The Urban Land Institute has proposed five ways the State can help ensure that the local housing market suits the needs of its residents. They are as follows: 1. Quantify housing needs and create targets. 2. Provide financial and other incentives to assist municipalities. 3. Streamline and reduce regulatory barriers. 4. Authorize municipalities to invest their own resources. 5. Empower municipalities to override NIMBYism.
To the point of numbers 1. and 2., many communities have no local efforts to analyze housing needs or knowledge of how to properly use their authority. Therefore, it would be helpful for states to establish some guidelines. California has a long-standing example of such a standard. There is a process called regional housing needs allocation (RHNA) which establishes each community’s housing needs, then asks those communities to update their plans to conform to their goal. The RHNA is not without its pitfalls, though, as the goal is rarely enforced. With the only possible sanction being withholding funds or suspending permitting, which are both required to ever meet the goal, many communities haven’t met it, and some haven’t even tried. Virginia has recently started using a similar process, new enough that not much is known about its relative success. The Incentive Housing Zones (IHZ) program in Connecticut and the Smart Growth Zoning Overlay, or Chapter 40R, in Massachusetts provide financial assistance to communities that meet specific goals. The IHZ is voluntary, but in addition to the financial incentive, also offers technical assistance, which have led over 40% of Connecticut communities to start or continue the process.
Minnesota and again California have made efforts to streamline processes. The Minnesota Challenge began as an idea contest and has developed into an ongoing process which identifies key areas where development costs can safely be reduced and regulations eliminated or streamlined. In addition, it resulted in the establishment of standardized loan documents. Multiple laws in California have addressed red tape in parking construction, as well as repurposing of garages or backyard structures into accessory dwelling units (ADUs), long in existence but previously heavily regulated.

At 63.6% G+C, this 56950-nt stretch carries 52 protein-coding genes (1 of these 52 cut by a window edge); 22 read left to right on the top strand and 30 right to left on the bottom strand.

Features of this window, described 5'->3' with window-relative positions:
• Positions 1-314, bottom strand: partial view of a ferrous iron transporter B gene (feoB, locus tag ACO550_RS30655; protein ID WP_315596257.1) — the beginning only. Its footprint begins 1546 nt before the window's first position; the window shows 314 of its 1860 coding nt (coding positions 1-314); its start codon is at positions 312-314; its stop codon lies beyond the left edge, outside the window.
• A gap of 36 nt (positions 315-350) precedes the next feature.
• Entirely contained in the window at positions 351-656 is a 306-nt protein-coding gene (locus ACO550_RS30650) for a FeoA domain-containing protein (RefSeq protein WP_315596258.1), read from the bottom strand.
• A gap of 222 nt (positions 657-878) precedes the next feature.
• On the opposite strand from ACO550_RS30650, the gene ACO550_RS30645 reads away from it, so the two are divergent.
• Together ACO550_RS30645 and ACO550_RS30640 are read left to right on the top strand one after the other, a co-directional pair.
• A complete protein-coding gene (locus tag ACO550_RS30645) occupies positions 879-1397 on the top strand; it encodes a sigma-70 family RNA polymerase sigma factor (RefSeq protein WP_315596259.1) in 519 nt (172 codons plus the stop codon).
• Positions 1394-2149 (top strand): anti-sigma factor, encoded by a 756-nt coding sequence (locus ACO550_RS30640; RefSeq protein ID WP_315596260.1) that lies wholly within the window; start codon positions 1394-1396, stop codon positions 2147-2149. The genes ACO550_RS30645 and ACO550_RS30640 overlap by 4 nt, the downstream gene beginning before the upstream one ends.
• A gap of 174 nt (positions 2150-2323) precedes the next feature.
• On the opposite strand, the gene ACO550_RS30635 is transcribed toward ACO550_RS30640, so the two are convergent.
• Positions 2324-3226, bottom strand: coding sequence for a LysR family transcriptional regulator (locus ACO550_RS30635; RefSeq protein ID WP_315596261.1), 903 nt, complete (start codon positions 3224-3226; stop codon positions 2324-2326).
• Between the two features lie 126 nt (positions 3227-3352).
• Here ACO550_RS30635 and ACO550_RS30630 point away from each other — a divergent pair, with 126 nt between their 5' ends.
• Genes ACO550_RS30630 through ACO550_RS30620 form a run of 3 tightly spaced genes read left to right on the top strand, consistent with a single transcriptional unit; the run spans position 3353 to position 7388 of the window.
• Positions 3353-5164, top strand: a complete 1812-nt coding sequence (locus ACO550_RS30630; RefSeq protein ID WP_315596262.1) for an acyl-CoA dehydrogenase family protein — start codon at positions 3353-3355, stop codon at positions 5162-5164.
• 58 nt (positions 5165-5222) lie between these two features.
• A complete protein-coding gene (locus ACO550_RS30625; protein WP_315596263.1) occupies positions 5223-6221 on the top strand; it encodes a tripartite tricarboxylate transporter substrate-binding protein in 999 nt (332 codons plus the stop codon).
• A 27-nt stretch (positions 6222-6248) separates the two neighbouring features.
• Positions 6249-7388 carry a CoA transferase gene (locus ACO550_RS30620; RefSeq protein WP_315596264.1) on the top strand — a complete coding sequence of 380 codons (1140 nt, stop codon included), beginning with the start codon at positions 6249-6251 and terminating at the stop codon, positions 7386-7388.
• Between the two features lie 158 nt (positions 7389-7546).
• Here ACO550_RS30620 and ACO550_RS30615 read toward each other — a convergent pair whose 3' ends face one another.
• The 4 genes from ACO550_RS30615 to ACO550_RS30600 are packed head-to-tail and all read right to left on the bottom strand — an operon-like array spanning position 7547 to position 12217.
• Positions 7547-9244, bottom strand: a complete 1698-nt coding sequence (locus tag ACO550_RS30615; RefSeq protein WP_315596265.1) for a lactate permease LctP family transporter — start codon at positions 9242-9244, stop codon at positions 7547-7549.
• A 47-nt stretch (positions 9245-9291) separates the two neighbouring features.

Empowering municipalities is an approach taken by a few states, including Washington, Utah, and Texas, while Massachusetts has limited municipal power in some cases. Washington has allowed for temporary tax exemptions for multifamily residences in certain areas. In Utah, local redevelopment agencies are authorized to leverage tax revenues generated by developments to finance future development projects, with a percentage going toward affordable housing. Texas authorized local communities to provide financial incentives for developing affordable housing in areas with high poverty rates. Though their method does not necessarily empower municipalities, Massachusetts has been the most successful state in combatting neighborhood opposition to redevelopment. Their Chapter 40B law limits the authority during the review process of localities that do not have at least 10% affordable housing, as well as providing a streamlined approach to those with at least 20% affordable housing. Despite criticism and some abuse cases, the law enabled some affordable housing developments that under normal zoning laws could not have occurred.